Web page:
Approach to head trauma (Proceedings)


The treatment of head trauma is a controversial topic in veterinary medicine. Unfortunately, there does not appear to be a generalized consensus as to the approach to treating head trauma.

The treatment of head trauma is a controversial topic in veterinary medicine. Unfortunately, there does not appear to be a generalized consensus as to the approach to treating head trauma. In general, most veterinarians will agree that the main goal of treating head trauma is to the restore oxygen delivery to the brain and to reduce cerebral edema and intracranial pressure. The controversial part is how to achieve these goals. The only treatments in head trauma that appear to be agreed upon are treatment of shock, oxygen therapy, and head elevation.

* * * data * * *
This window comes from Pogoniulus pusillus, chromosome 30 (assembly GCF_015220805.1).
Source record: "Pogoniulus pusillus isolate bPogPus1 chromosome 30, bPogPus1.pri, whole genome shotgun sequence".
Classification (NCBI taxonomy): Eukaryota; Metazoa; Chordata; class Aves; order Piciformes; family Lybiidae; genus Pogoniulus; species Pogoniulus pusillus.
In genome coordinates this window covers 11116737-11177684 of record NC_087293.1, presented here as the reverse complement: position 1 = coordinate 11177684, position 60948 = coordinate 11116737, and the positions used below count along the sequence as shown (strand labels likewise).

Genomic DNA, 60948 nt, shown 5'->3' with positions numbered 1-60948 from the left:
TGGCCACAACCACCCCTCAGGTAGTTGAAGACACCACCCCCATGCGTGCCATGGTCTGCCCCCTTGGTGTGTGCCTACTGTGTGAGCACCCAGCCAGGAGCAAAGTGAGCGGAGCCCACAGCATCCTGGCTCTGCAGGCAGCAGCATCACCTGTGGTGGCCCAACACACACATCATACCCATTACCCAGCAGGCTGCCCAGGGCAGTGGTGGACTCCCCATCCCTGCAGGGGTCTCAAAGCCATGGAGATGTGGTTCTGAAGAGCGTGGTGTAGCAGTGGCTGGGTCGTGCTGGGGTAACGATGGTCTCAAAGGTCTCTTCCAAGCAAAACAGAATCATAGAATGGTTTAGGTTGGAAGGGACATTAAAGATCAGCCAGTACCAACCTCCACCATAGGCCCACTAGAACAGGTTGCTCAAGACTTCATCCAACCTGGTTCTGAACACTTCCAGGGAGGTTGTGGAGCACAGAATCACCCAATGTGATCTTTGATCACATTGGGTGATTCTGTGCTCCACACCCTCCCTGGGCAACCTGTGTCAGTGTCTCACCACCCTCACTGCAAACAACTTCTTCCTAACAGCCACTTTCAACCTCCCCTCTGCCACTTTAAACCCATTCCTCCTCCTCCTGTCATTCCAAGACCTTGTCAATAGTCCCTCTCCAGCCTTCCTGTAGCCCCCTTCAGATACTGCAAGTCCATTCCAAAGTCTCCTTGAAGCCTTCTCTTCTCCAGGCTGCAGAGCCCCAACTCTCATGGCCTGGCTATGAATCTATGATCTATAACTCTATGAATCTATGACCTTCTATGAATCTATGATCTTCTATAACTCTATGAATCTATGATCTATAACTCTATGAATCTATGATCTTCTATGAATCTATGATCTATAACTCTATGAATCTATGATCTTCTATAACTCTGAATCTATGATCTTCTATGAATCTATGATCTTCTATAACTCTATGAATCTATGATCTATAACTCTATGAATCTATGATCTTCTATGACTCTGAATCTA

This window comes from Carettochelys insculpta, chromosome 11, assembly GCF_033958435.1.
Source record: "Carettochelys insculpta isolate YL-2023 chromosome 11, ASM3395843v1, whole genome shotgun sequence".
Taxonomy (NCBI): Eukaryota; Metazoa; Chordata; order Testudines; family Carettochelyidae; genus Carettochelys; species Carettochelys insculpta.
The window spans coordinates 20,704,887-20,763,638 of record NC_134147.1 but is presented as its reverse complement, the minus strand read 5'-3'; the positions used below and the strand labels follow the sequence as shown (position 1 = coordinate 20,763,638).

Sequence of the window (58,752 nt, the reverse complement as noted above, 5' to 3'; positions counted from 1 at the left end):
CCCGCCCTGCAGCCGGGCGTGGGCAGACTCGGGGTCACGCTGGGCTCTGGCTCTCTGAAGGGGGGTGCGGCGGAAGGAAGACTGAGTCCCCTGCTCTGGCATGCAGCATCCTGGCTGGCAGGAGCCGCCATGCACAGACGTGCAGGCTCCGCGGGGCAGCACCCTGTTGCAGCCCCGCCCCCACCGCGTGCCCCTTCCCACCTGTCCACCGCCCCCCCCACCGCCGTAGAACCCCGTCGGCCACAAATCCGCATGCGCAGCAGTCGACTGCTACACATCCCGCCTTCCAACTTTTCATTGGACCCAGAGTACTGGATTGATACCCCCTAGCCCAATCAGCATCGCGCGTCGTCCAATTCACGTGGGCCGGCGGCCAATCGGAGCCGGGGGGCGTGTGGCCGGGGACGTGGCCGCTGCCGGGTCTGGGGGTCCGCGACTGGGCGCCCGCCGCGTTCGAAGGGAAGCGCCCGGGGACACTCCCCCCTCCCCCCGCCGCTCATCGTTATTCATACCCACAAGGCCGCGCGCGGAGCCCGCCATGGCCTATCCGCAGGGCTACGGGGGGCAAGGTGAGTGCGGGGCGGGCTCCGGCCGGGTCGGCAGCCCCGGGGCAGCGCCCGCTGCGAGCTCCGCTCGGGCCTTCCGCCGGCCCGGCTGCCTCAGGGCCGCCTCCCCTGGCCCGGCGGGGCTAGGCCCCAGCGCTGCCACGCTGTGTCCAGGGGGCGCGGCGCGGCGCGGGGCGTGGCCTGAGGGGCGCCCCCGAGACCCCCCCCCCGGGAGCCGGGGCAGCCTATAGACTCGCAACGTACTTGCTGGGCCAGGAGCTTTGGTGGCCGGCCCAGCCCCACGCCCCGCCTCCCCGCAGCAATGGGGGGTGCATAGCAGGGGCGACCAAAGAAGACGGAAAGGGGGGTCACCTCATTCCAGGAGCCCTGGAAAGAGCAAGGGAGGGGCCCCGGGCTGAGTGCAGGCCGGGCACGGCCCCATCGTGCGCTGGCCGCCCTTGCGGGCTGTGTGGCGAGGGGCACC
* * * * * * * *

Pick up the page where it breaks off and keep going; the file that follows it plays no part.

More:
During head trauma, pathophysiologically there is primary brain injury and secondary brain injury. Primary brain injury is the injury that occurs at the time of the trauma. This includes the direct injury to the parenchyma and blood vessels in the brain. There generally is nothing that can be done to help the primary injury except for tincture of time. Secondary brain injury is the injury that occurs as a result of inflammation, edema, vasculitis, and increased intracranial pressure. Depletion of ATP in the brain (which is exacerbated by hypoxemia and hypovolemia), increased release of excitatory neurotransmitters (especially glutamate), hyperglycemia, and oxygen free radicals in the brain all contribute to secondary brain injury. It is the secondary brain injury that can be helped with appropriate treatment.